Report heavily criticises support for Peterborough youngsters with special education needs

Protesters in Peterborough city centre
Protesters in Peterborough city centre
Have your say

Major concerns have been raised about the support in place for young people with special education needs in Peterborough.

A highly critical report by regulators has demanded that Peterborough City Council and the Cambridgeshire and Peterborough Clinical Commissioning Group write a ‘Written Statement of Action’ in response to its findings.

Inspectors from Ofsted and the Care Quality Commission said there were “significant areas of weakness in the local area’s practice” after reviewing how well 2014 SEND (Special Educational Needs and Disabilities) reforms have been implemented.

The reforms were brought in to keep children with SEND in mainstream schools and introduced ECHPs (Educational, Health and Care Plans) which set out the support they need.

However, an investigation by JPIMedia, which owns the Peterborough Telegraph, has revealed stark drops in the percentage of children with additional needs attending mainstream primary and secondary schools since 2012.

Family Voice Peterborough, which supports parents and carers of children and young people with disabilities, said it was “not surprised” by the regulators’ findings.

Parents and carers have been protesting in Peterborough in recent months due to what they claim is a “crisis” in the system, including claims children are being excluded from mainstream schools which are struggling to cope.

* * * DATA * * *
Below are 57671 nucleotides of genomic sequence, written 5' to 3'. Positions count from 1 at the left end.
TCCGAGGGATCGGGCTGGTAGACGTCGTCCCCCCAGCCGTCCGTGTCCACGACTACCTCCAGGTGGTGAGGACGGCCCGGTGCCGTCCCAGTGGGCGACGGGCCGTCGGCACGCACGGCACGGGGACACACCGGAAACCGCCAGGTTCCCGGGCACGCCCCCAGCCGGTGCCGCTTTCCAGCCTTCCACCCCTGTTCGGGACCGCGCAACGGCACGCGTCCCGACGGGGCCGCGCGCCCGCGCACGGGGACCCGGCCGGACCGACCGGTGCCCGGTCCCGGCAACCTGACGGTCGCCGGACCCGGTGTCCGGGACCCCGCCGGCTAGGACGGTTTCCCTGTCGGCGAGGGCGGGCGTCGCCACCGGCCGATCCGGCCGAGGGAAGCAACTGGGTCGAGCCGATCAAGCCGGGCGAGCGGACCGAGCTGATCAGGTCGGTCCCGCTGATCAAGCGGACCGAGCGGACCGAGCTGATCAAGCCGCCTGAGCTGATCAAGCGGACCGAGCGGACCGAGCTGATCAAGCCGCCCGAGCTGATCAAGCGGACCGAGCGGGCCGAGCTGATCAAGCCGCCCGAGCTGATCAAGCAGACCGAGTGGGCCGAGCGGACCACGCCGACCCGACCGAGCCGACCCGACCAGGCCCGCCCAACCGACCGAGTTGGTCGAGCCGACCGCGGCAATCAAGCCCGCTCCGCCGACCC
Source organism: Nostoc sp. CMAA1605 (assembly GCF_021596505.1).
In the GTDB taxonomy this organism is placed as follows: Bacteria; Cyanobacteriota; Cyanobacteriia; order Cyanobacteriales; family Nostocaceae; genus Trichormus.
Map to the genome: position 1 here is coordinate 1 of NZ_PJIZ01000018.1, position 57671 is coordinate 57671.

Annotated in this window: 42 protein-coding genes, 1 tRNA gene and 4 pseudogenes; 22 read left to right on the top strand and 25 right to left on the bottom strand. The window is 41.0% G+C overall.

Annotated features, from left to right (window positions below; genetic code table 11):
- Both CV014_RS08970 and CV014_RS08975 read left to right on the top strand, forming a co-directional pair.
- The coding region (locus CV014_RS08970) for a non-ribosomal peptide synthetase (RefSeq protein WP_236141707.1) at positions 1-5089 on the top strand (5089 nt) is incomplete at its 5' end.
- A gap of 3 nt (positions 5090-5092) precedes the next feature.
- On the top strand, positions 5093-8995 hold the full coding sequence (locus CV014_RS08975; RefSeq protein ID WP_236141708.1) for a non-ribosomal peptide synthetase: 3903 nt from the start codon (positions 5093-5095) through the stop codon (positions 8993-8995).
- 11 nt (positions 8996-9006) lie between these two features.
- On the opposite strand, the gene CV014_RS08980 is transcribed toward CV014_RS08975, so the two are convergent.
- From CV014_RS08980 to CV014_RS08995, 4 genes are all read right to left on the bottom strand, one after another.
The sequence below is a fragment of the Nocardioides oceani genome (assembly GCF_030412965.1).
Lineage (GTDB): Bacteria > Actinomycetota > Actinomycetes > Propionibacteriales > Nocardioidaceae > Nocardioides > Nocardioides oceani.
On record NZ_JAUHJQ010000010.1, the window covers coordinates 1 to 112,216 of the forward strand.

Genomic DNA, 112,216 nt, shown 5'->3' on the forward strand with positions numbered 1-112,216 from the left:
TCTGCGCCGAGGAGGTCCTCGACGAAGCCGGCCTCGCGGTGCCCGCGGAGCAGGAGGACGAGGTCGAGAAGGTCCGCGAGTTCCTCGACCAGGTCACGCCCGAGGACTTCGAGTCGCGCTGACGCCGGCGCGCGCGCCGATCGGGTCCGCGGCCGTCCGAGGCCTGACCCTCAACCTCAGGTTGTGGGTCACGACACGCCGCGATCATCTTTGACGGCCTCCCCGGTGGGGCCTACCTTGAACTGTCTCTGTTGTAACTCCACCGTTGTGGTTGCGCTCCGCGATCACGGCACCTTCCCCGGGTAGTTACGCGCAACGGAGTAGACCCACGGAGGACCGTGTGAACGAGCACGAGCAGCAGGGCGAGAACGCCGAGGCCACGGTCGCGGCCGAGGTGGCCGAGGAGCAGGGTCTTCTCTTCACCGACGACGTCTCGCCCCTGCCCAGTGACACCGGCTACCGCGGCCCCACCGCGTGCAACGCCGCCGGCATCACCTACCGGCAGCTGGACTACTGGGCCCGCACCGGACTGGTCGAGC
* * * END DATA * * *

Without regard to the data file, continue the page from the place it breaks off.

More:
The city council said it was aware of the problems highlighted by inspectors and had already begun implementing changes.

The newly released report highlights a number of strengths, but also several key criticisms. These include:

. Children and young people with SEND waiting too long for support

. Parents and carers told “repeatedly” by professionals in education and health services to “wait and see” if things get better

. “Well founded” and “significant” concerns about the quality of ECHPs, including “insufficient or inaccurate information”

. Parents and carers not feeling listened to

. Poorer provision for 18 to 25-year-olds than younger children

. “Significant weaknesses” in meeting the demand for health services, with long waits for support

. “Weak” strategic oversight into outcomes

. Disagreements between services over who should fund essential resources, making “day-to-day life a struggle for children, young people and their families”

. A lack of short-break opportunities, although a new service will be available soon